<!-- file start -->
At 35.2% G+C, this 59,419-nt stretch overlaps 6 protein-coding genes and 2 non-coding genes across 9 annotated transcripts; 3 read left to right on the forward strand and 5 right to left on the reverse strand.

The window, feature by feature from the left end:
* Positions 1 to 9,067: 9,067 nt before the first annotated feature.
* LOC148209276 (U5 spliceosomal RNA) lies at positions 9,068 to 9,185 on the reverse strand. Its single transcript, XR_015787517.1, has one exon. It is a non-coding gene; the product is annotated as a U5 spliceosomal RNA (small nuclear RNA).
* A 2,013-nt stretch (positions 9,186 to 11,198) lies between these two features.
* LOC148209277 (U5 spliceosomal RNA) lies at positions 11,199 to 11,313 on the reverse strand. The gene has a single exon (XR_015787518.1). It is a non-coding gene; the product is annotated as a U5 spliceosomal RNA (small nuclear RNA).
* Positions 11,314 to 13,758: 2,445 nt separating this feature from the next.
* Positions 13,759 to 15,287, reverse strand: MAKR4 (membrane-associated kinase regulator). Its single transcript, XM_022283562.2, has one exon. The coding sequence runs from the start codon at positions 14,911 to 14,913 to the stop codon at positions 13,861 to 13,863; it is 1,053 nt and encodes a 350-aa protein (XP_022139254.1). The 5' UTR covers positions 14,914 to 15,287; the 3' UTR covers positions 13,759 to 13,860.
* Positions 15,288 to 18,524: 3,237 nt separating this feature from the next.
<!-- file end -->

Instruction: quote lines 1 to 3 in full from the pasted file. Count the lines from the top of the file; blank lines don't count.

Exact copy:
At 35.2% G+C, this 59,419-nt stretch overlaps 6 protein-coding genes and 2 non-coding genes across 9 annotated transcripts; 3 read left to right on the forward strand and 5 right to left on the reverse strand.

The window, feature by feature from the left end:
* Positions 1 to 9,067: 9,067 nt before the first annotated feature.